Narratives of colonisation
The Musée du quai Branly in context

by Alexandra Sauvage

Paris's new ethnographic museum, the Musée de quai Branly, opened on 23 June 2006. In this paper I explore the origins and historical context of the museum and its collections. I am interested in why certain cultural strategies (such as history) become more appropriate over time than others (such as aesthetics) in representing cultural diversity. I examine the implications of the choice of an aesthetic basis for the permanent exhibitions, and what this means for the museum's narrative of colonisation. Finally, this paper draws on the history of Indigenous Australian collections and Australia's involvement in the museum's design to illustrate the French malaise in handling colonial legacies, and to demonstrate the limitations of the new museum in communicating its objectives to visitors.


France wishes to pay homage to whom, throughout the ages, history has all too often done violence. People injured, exterminated by the greed and brutality of conquerors. People humiliated and scorned, denied even their own history. People marginalised, weakened, endangered by the inexorable advance of modernity. Peoples who want their dignity restored.[1]
Jacques Chirac's strong words on the opening of his presidential project, the much awaited new ethnographic Musée du quai Branly (MQB), reveal the will to defend a museum that has been the centre of controversy from its inception in 1996 until its opening on 23 June 2006. From the name of the museum (it was originally to be called the 'Musée des arts premiers', the 'Museum of First Arts'), to its mission (is it an art or an ethnographic museum?), the project reveals much about the malaise of the French in discussing their colonial heritage. Chirac's speech was the culmination of a 10-year struggle to articulate a response to ongoing criticisms of the role of ethnographic museums. As Laurier Turgeon and Elise Dubuc once noted: 'Museums in general, and ethnographic museums in particular, are places where the majority group's limits of tolerance for various minority groups are measured'.[2]
Musee du quai Branly exterior with garden
Museum exterior, featuring the garden designed by Gilles Clément, May 2006
photograph by Nicolas Borel
Musée du quai Branly

The MQB was developed under the auspices of Chirac's close friend, merchant and art collector Jacques Kerchache, whose claim that 'the world masterpieces are conceived freely and equally' became the museum's motto. The first step in French institutional recognition of the significance of non-European cultural heritage was to develop a permanent collection of the 'first arts' in the Louvre. This was also controversial because of the perceived lack of a 'reconciled way of looking at these collections'.[3] The MQB was presented as the place not only France but the entire European continent lacked, a place where art and science would meet, a major European centre for scientific excellence and a fulcrum for dialogue between European and non-European cultures.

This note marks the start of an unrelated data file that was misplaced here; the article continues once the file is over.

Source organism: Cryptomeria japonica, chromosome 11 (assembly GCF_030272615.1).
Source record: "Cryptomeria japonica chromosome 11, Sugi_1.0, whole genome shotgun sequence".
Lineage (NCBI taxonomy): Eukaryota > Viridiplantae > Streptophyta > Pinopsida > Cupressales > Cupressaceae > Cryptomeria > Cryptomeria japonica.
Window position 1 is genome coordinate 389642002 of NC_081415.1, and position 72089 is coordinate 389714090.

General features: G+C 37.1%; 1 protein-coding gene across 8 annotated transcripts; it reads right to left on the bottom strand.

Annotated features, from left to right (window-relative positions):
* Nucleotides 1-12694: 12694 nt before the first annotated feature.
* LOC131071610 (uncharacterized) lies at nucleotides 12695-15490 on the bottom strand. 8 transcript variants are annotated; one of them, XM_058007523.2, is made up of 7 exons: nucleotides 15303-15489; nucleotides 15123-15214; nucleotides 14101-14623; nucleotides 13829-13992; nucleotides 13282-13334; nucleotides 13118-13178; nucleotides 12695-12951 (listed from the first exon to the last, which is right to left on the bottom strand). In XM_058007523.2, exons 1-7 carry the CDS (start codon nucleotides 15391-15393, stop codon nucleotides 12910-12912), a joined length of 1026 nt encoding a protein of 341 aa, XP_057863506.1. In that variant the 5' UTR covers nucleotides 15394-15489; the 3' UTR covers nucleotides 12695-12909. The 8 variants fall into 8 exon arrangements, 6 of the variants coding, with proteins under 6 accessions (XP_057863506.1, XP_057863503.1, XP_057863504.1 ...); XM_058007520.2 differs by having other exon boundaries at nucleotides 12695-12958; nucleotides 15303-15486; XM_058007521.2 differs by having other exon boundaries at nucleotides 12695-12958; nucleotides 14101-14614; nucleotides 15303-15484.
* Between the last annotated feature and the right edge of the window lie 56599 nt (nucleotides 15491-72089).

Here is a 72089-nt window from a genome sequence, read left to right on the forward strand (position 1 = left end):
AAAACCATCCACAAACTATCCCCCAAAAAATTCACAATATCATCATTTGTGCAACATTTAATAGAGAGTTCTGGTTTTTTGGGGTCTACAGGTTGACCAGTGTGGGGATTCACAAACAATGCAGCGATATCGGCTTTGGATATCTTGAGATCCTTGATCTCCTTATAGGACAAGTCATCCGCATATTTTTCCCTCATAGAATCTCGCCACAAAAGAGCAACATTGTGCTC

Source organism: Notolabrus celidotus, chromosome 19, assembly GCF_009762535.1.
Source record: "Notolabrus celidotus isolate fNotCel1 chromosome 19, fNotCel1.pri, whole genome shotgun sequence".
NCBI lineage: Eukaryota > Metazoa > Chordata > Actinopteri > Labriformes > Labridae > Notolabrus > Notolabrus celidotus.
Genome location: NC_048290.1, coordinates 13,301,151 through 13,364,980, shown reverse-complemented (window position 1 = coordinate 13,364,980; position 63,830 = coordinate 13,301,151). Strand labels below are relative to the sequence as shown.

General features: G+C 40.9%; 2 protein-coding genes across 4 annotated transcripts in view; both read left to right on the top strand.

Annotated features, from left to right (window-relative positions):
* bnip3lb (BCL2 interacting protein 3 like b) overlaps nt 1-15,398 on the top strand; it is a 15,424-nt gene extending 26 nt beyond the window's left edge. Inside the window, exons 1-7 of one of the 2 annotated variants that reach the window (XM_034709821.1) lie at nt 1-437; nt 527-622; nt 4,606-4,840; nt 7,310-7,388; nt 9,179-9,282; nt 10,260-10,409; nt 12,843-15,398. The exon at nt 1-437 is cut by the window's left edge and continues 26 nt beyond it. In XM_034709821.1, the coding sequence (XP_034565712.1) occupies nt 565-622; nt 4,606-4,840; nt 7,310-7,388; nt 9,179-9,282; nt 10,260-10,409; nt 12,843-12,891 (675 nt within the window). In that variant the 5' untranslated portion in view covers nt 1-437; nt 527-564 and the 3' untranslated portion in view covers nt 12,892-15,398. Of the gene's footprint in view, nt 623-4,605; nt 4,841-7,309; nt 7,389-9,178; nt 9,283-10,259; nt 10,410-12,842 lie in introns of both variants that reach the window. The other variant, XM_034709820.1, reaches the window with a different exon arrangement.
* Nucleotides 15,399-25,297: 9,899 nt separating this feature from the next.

The new museum remained first and foremost a presidential project destined to be a monument to Jacques Chirac's time as French head of state. Rarely in the history of ethnographic museums has one received such close attention from the highest national authority. Since 'how we define the nature of museums ultimately depends on how we define ourselves and how this self-definition relates to the self-definition of others',[4] the MQB was invested with a particular function to define the national 'self' and the non-national, non-Western 'other'. This provided a major constraint on curators as they developed the permanent exhibitions, in addition to the usual difficulty for ethnographic museums in finding stories that resonate beyond the colonial thinking that framed the original collections. In France, two museums were in charge of defining the non-Western other within a colonial narrative: the Musée de l'Homme (Museum of Mankind), built in 1937, which organised its collections according to evolutionary theories; and the National Museum of African and Oceanic Art (MNAAO and later MAAO), opened in 1931, which was the museum most closely aligned with the imperial enterprise.

The neglected state of the ethnographic collections provided an imperative to build a new museum with adequate temperature and humidity control.[5] Another impetus came from the metamorphosis in ethnographic museums worldwide as decolonisation has unfolded. The media coverage left the impression that the MQB was an original, unique and innovative initiative, but this was far from the case. The project of the MQB was neither operating in a historical vacuum, nor did it constitute a radical change in museum practice in the context of this global trend. In this paper I explore the origins and historical context of the MQB, comparing it with initiatives in other European museums. I am interested in why certain cultural strategies become more appropriate than others over time in representing cultural diversity. I examine the implications of the choice of an aesthetic basis for the permanent exhibitions, and what this means for the museum's narrative of colonisation. Finally, this paper draws on the history of Indigenous Australian collections and Australia's involvement in the museum's design to illustrate the French malaise in handling colonial legacies, and to demonstrate the limitations of the MQB in communicating its objectives to visitors.